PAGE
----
The tweet begins with a red exclamation point and reads: “We would like to remind @PentagonPressSec that potential deployment of any [American flag] hypersonic [missile] in Europe would be extremely destabilizing. Their short flight time would leave [Russian flag] little to no decision time and raise the likelihood of inadvertent conflict.”
The tweet comes as the U.S. reportedly turned its attention away from a railgun to hypersonic technology.
John F. Kirby, the Pentagon press secretary, held a press conference on Monday and was asked by a reporter about Russia’s claim that it successfully tested a Tsirkon hypersonic cruise missile. Reuters reported that Russian President Vladimir Putin said the weapon has no equal in the world.
Of course, in a military conflict, the country that can strike first and most decisively has the upper hand. While the U.S. is believed to have the world’s fiercest submarine fleet, Russia’s hypersonic advancement seems to have been noticed, especially since these missiles are apparently being designed to have nuclear capabilities.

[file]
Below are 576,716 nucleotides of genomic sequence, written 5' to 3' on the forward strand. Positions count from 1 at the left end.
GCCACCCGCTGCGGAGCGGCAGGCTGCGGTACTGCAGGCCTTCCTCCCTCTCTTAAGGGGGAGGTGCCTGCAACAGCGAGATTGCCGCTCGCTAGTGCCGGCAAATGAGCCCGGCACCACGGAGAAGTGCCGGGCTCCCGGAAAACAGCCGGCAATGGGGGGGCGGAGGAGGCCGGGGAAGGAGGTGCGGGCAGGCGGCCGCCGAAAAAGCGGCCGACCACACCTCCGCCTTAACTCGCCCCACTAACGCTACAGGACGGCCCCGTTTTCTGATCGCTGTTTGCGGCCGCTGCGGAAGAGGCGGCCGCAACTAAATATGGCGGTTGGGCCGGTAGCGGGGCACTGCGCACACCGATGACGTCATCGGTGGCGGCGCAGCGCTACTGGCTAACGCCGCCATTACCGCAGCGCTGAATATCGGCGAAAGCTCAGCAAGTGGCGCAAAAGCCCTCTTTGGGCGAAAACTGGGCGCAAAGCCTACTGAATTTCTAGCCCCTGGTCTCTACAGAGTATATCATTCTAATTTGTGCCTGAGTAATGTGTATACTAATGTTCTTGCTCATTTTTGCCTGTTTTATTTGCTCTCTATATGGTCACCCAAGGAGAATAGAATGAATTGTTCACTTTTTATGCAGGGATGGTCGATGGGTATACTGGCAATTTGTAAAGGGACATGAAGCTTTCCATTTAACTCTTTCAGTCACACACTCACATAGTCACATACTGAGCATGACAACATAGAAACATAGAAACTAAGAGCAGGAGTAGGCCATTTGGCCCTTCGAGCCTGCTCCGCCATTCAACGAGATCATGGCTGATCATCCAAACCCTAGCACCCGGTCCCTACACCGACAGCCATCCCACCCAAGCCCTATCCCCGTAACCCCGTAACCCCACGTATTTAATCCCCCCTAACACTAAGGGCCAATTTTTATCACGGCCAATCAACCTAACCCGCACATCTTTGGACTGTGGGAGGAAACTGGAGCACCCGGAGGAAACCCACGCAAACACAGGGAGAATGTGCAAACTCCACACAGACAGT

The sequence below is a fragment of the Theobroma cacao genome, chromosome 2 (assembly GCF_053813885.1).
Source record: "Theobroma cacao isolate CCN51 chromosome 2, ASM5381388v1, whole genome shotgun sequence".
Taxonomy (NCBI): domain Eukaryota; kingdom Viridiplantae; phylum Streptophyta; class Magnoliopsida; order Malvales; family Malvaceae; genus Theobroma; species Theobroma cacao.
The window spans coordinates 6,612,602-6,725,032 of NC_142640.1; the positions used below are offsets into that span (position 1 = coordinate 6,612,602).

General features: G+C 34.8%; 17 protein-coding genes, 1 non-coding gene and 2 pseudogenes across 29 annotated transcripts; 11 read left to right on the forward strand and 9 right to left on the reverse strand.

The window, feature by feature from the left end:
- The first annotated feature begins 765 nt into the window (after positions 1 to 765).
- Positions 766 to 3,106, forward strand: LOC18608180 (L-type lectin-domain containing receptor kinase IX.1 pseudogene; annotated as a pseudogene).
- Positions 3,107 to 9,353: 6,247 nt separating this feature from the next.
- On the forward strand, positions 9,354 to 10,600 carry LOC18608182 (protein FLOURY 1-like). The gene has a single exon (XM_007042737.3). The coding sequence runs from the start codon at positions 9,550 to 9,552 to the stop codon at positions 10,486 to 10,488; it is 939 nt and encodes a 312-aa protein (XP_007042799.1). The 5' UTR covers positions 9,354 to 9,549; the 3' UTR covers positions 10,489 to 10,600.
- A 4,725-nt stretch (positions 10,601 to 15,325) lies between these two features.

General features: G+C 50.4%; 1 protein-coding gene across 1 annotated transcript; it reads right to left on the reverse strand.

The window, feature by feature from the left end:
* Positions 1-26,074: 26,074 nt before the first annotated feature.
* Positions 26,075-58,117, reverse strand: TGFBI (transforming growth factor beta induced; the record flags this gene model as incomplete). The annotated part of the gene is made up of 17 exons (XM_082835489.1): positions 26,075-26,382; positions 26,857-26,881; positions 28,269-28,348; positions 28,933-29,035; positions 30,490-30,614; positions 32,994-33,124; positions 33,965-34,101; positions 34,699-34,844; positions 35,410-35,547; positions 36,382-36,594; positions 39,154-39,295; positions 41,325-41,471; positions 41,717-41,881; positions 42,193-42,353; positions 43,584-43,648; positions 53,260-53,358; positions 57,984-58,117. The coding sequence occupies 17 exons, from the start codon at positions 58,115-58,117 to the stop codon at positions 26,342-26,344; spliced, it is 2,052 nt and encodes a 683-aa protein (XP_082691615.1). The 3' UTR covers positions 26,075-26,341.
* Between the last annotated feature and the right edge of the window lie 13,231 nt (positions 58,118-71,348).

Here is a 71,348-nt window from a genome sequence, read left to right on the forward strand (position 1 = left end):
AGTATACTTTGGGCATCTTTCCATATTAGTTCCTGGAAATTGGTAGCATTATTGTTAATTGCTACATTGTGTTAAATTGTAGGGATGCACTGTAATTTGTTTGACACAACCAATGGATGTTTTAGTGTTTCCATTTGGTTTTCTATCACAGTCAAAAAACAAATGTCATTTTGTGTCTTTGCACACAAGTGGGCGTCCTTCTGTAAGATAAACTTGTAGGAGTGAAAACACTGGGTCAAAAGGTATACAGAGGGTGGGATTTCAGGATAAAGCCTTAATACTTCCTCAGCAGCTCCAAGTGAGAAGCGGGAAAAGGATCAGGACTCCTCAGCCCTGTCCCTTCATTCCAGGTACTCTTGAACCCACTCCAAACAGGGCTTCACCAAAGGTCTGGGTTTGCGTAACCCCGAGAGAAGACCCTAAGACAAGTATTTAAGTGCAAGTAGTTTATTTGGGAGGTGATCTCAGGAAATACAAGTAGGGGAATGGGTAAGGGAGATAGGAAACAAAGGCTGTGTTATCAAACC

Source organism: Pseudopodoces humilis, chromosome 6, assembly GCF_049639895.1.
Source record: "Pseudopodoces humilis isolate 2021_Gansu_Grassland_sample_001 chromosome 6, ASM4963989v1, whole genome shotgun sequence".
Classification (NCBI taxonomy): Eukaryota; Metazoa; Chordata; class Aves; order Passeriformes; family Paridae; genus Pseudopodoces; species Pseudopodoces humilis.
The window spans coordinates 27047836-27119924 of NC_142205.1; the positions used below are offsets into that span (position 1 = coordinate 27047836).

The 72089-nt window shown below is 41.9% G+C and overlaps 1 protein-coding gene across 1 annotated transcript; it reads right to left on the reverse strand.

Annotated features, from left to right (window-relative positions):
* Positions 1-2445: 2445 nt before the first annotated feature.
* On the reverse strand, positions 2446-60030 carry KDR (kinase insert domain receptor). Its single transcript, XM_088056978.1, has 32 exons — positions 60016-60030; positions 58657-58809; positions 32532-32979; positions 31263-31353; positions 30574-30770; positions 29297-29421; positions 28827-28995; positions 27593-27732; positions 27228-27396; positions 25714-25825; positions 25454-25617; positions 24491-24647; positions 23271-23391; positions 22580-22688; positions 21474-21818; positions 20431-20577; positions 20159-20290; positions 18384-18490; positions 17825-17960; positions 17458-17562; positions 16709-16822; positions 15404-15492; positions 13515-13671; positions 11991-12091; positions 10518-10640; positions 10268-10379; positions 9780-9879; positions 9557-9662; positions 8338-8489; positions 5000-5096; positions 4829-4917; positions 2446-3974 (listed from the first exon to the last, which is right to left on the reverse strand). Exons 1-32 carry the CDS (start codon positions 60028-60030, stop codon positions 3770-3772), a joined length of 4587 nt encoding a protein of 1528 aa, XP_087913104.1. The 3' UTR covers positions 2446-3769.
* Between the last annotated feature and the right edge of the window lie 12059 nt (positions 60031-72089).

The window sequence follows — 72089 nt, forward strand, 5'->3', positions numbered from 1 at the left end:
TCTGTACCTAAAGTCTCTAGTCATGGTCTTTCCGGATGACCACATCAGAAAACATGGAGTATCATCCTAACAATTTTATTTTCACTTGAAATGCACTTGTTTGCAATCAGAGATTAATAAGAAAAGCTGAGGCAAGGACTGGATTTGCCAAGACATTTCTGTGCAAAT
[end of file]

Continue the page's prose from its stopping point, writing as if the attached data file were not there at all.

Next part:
“We’re certainly aware of President Putin’s claims,” Kirby said, according to a transcript from his press conference. “And while I won’t be getting into specifics or providing any kind of an analysis on his claims, it’s important to note that Russia’s new hypersonic missiles are potentially destabilizing and pose significant risks because they are nuclear-capable systems.”
In this photo taken from video distributed by Russian Defense Ministry Press Service, a new Zircon hypersonic cruise missile is launched by the frigate Admiral Gorshkov of the Russian navy from the White Sea, in the north of Russia, Russia, Monday, July 19, 2021. (Russian Defense Ministry Press Service via AP)
Kirby said the U.S. is working “closely with allies and partners, including NATO, to try to check those destabilizing activities.”
The Pentagon did not immediately respond to an email from Fox News shortly after the Russian embassy tweet.
Al Jazeera reported that the missile was fired from a warship in the White Sea. Russia claimed that the missile traveled seven times the speed of sound and nailed a target about 217 miles away.
The Associated Press contributed to this report